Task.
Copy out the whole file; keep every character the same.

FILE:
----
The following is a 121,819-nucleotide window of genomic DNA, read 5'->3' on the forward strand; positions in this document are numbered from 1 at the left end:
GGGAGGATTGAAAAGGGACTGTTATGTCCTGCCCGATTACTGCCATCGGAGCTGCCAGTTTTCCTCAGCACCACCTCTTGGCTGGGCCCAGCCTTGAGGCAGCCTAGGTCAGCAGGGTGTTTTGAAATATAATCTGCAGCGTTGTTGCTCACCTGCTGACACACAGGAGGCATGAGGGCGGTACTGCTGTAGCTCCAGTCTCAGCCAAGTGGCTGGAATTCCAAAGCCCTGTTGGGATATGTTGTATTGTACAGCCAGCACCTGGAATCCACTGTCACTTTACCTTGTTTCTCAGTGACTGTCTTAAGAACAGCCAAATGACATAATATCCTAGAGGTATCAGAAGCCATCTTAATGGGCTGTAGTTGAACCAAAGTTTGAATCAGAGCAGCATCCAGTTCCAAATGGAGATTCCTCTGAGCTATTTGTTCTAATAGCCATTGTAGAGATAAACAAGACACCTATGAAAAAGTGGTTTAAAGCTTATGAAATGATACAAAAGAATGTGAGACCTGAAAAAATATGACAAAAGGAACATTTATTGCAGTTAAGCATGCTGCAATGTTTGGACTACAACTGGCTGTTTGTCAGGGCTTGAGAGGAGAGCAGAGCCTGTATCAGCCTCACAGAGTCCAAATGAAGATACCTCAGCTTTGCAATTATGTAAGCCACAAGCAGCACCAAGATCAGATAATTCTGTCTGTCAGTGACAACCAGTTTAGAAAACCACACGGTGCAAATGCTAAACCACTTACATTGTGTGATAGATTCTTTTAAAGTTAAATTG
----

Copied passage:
The following is a 121,819-nucleotide window of genomic DNA, read 5'->3' on the forward strand; positions in this document are numbered from 1 at the left end:
GGGAGGATTGAAAAGGGACTGTTATGTCCTGCCCGATTACTGCCATCGGAGCTGCCAGTTTTCCTCAGCACCACCTCTTGGCTGGGCCCAGCCTTGAGGCAGCCTAGGTCAGCAGGGTGTTTTGAAATATAATCTGCAGCGTTGTTGCTCACCTGCTGACACACAGGAGGCATGAGGGCGGTACTGCTGTAGCTCCAGTCTCAGCCAAGTGGCTGGAATTCCAAAGCCCTGTTGGGATATGTTGTATTGTACAGCCAGCACCTGGAATCCACTGTCACTTTACCTTGTTTCTCAGTGACTGTCTTAAGAACAGCCAAATGACATAATATCCTAGAGGTATCAGAAGCCATCTTAATGGGCTGTAGTTGAACCAAAGTTTGAATCAGAGCAGCATCCAGTTCCAAATGGAGATTCCTCTGAGCTATTTGTTCTAATAGCCATTGTAGAGATAAACAAGACACCTATGAAAAAGTGGTTTAAAGCTTATGAAATGATACAAAAGAATGTGAGACCTGAAAAAATATGACAAAAGGAACATTTATTGCAGTTAAGCATGCTGCAATGTTTGGACTACAACTGGCTGTTTGTCAGGGCTTGAGAGGAGAGCAGAGCCTGTATCAGCCTCACAGAGTCCAAATGAAGATACCTCAGCTTTGCAATTATGTAAGCCACAAGCAGCACCAAGATCAGATAATTCTGTCTGTCAGTGACAACCAGTTTAGAAAACCACACGGTGCAAATGCTAAACCACTTACATTGTGTGATAGATTCTTTTAAAGTTAAATTG